NAS products are equal parts hardware performance and software features. One complements the other in a balanced product. You need more hardware performance to run more software features at the same time.
Since the server we're testing today uses Windows, the possibilities are nearly endless. It's not that Linux systems are incapable of the same functions, but it's that not everyone is versed in Linux configuration and software.
The real limiting factor is the hardware itself. The Intel Atom D2700 is a nice processor for Linux systems, but it feels unreasonably slow in the 5400r when we use RDC to access the system. The processor is limited to just 4GB of RAM as well, so the server is at full capacity when shipped. Data transfers to and from the server are swift, so the input latency we noticed during RDC didn't affect our primary use.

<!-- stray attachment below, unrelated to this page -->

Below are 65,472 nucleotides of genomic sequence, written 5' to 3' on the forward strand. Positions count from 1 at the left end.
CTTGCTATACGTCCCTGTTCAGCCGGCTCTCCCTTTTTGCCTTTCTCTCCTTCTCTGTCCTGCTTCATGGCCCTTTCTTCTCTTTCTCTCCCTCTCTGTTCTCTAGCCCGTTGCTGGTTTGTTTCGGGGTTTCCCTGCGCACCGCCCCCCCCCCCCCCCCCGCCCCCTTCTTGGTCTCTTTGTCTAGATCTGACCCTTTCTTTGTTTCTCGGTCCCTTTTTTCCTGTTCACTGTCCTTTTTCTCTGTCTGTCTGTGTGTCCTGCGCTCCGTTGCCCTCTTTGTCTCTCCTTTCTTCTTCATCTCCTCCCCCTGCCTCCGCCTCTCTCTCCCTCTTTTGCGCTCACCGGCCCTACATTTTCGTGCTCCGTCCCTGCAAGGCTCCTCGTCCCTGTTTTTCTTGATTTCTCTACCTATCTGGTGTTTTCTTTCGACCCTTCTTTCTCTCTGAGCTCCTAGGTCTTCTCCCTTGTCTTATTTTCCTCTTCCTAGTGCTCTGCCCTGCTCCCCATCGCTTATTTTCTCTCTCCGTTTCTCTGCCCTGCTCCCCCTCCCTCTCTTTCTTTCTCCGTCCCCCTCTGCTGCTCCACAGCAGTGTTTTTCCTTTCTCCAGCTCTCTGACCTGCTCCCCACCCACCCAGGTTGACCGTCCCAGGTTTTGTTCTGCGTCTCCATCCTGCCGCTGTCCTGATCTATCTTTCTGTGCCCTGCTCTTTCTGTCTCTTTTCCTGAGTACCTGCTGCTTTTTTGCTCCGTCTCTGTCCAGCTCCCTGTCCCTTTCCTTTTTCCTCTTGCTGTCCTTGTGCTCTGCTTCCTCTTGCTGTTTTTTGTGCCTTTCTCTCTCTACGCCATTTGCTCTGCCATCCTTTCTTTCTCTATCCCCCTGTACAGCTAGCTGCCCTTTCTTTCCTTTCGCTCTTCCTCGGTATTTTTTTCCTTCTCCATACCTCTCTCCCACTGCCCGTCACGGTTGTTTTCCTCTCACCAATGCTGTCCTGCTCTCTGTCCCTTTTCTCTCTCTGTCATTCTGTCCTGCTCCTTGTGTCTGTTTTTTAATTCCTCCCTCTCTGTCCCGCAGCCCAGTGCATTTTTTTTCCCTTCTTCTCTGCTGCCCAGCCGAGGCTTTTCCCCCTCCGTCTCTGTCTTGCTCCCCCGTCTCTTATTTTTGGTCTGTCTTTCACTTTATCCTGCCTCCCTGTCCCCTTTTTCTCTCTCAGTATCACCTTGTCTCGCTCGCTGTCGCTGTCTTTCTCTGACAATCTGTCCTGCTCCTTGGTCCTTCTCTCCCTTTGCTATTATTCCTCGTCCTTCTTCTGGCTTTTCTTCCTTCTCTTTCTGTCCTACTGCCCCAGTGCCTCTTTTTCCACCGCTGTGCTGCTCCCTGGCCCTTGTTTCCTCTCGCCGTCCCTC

Buffalo includes several software bits with the system like Buffalo Dashboard, a preinstalled feature that is a straightforward interface for configuring the system. The Dashboard software also shows system temperature, fan performance, and a host of other useful features.
Windows Storage Server 2012 R2 has a built-in Dashboard that is identical to Windows Server 2012 R2.
If you are well versed in Windows Server, you may prefer to use the Windows Dashboard for building Storage Pools, Shares, iSCSI, and Work Folders.
Above, we see the default disk configuration with the operating system in RAID 1 on two drives. This chews up 200GB of disk space right off the bat. Four drives then use RAID 5, with 1762GB coming from each dedicated to storage. Users can configure the remaining 200GB available on two drives, but the space isn't used right out of the box.